Author: Charlotte Bronte
Published: Originally in 1847 by Smith, Elder & Co.
Source: Personal copy
Most are familiar with the story of Jane Eyre, but for those who are not: A poor orphan girl despised by her immediate relations, Jane spends the early part of her life being tortured by her cousins and displeasing her aunt. Jane's aunt finally decides to send her away to boarding school, where Jane has the opportunity to become more independent. After eight years at Lowood, she decides to strike out on her own as a governess, and is hired at Thornfield. As she gets to know the owner of the mansion, Mr. Rochester, sympathy and friendship develop between them, but Thornfield Hall holds some shocking secrets.
This is my third read of Jane Eyre, and honestly each time I read it I enjoy it more. My first reading was in high school, where I remember liking the story and subsequently forgetting it. Because I forgot it, when I came across the book again in college, I decided to read it again. I enjoyed it even more, but still forgot most of the plot, so when I read it this time around, there were many aspects that seemed new to me. I'm not sure why this particular book doesn't stay in my memory very well, because I do really enjoy it. I am just happy that my book club chose the book for this month's selection so I could have the chance to revisit it yet again.
Jane Eyre is somewhat slow-paced and meditative. The story is told in the first person, something I personally haven't seen much in classic literature, although I have barely scratched the surface of classics and am by no means an authority on the subject. We really are admitted into her thoughts and ruminations on every subject, a process that can be lengthy, but is always interesting. Right now I am reading a book called AfterWord where several authors write imaginary conversations with deceased authors. I would have liked to talk with Charlotte Bronte and find out if she is similar in personality and temperament to Jane, because I don't know how else Jane's voice could seem so real. Jane is very developed - she has her quirks and idiosyncrasies, her likes and dislikes. Her voice is very distinct and full of personality. I loved the descriptions of Jane's fanciful paintings - I think those more than anything showed her personality. I wish I could see them. Aspiring artists - do you think maybe you could reproduce them and have an exhibit of "imagined paintings of Jane Eyre" or something like that? Because that would be awesome.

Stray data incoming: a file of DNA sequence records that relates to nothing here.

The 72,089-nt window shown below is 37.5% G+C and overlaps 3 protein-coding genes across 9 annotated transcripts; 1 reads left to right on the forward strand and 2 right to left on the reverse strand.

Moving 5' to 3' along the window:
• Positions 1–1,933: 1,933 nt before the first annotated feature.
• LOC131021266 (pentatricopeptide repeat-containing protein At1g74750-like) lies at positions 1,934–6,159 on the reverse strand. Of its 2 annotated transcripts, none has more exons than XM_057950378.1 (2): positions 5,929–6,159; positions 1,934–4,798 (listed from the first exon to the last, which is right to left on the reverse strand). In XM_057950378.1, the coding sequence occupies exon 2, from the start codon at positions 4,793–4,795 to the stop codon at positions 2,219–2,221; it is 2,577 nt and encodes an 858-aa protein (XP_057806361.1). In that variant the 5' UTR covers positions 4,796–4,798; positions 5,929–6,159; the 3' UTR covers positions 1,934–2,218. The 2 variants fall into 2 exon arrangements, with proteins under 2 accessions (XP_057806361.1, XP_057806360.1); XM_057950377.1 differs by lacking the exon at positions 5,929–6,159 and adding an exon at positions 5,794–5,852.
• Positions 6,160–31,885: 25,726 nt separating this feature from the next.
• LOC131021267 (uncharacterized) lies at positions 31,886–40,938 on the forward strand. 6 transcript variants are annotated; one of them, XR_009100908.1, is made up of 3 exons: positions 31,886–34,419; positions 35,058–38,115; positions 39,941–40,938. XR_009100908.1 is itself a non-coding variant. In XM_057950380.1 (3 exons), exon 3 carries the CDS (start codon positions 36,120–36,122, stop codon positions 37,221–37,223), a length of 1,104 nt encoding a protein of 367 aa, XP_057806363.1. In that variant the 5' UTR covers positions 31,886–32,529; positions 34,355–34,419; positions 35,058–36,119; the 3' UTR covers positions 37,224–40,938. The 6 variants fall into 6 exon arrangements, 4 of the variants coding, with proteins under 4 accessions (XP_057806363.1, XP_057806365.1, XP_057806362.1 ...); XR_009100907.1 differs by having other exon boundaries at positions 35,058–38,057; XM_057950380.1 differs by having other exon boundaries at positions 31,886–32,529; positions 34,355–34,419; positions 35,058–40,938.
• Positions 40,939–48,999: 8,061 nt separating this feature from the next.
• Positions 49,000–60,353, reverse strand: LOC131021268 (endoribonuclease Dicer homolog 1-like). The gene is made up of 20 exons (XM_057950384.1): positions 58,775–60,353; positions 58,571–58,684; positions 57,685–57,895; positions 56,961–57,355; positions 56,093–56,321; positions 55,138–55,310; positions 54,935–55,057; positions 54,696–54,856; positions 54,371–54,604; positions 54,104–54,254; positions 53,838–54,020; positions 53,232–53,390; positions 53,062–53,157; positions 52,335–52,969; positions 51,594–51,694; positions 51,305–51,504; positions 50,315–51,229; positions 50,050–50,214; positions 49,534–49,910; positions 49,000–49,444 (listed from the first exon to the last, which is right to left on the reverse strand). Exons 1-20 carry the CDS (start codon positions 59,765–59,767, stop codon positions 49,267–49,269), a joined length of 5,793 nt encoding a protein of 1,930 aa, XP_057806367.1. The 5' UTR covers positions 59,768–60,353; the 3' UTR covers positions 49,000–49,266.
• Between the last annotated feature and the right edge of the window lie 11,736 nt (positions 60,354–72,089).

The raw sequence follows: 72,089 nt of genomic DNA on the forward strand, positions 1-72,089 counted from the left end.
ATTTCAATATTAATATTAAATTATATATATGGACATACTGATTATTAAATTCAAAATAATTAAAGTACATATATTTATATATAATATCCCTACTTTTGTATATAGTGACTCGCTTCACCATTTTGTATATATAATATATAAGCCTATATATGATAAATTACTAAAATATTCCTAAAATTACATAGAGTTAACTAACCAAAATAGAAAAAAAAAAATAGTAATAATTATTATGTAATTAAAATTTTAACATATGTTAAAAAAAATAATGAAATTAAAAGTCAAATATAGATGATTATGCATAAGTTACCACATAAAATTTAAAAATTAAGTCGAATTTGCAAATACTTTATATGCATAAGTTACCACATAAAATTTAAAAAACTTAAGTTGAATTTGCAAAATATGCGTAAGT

I also adored Mr. Rochester. He is not your typical Prince Charming - described as ugly, known to have committed some appalling acts (I won't reveal them for those who are not familiar with the story), yet passionate, tender, and delightfully devious. (I think the gypsy scene in the book is absolutely brilliant). I could gush about him, but instead I will refer you to my last blog hop post, where I waxed fan-girly on the subject.
As I participate in the Victorian Literature Challenge, I am starting to gain an appreciation of what Victorian lit really is. I've read a fair amount of it, but I've never studied or really identified it before. This book was fantastically spooky with harrowing descriptions of maniacal laughter and images of frightening scenes, such as bed drapes alight in flame. The genre is appealing to me more and more, and I can't wait to read more of it.
I think Jane Eyre is one of those must-read classics. The writing and characterization is fantastic, and the plot is mysterious and enticing, despite its slow pace.